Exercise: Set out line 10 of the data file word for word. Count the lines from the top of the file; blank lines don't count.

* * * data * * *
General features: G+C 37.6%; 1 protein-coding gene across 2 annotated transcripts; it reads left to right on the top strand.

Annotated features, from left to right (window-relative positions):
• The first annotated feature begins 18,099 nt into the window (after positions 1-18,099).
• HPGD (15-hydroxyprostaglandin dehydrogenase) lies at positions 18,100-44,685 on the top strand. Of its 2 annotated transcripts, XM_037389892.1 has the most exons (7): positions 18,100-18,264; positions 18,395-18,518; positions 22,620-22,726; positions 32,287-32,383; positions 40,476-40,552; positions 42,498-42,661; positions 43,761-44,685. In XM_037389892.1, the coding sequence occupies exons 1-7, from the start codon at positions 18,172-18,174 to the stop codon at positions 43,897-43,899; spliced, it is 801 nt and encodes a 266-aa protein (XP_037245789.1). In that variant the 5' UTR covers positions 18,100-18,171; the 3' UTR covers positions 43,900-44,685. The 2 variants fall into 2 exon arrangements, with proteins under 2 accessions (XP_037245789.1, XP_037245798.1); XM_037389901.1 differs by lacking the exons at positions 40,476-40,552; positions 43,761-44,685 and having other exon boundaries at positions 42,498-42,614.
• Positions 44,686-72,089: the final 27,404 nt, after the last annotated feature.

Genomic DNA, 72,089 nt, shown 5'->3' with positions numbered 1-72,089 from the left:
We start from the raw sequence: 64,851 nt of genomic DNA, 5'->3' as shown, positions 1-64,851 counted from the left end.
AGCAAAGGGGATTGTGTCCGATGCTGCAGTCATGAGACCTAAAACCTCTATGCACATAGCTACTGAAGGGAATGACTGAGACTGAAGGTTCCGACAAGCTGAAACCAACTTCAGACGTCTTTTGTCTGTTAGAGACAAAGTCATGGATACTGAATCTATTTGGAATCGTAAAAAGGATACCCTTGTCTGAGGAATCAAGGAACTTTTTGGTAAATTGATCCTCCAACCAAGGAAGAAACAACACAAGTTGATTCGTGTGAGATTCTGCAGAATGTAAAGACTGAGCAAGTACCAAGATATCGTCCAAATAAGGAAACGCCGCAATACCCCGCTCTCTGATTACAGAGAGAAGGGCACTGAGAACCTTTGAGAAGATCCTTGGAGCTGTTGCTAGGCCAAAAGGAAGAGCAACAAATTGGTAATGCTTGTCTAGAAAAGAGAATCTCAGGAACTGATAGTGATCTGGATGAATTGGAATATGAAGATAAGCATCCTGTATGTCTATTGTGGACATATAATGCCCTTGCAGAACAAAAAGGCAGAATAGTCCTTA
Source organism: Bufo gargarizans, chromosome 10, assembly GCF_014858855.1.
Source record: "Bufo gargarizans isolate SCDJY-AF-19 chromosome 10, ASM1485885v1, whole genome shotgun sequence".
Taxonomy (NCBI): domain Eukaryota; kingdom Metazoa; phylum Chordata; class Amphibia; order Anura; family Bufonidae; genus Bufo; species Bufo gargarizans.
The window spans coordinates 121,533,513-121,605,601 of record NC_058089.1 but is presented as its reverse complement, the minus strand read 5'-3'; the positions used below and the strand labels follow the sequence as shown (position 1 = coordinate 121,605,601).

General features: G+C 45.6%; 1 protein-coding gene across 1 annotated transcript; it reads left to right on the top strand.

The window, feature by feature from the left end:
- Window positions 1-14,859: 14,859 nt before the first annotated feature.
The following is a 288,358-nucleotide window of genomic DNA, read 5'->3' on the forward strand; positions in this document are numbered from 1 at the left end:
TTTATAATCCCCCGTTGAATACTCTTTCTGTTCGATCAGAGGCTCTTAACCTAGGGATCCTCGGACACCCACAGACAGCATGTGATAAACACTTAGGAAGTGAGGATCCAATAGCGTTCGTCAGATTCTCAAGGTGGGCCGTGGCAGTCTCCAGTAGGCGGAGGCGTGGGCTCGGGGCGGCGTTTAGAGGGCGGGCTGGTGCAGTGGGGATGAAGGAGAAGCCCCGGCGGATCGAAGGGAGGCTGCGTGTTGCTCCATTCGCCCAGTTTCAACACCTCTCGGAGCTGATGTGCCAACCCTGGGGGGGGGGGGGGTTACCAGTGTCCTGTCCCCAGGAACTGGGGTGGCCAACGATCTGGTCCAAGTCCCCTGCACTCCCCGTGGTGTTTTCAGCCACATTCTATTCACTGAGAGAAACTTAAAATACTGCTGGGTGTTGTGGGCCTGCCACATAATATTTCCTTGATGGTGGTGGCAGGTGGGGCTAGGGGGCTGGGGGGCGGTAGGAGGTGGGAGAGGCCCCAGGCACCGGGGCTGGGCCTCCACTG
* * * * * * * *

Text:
Source record: "Bufo gargarizans isolate SCDJY-AF-19 chromosome 10, ASM1485885v1, whole genome shotgun sequence".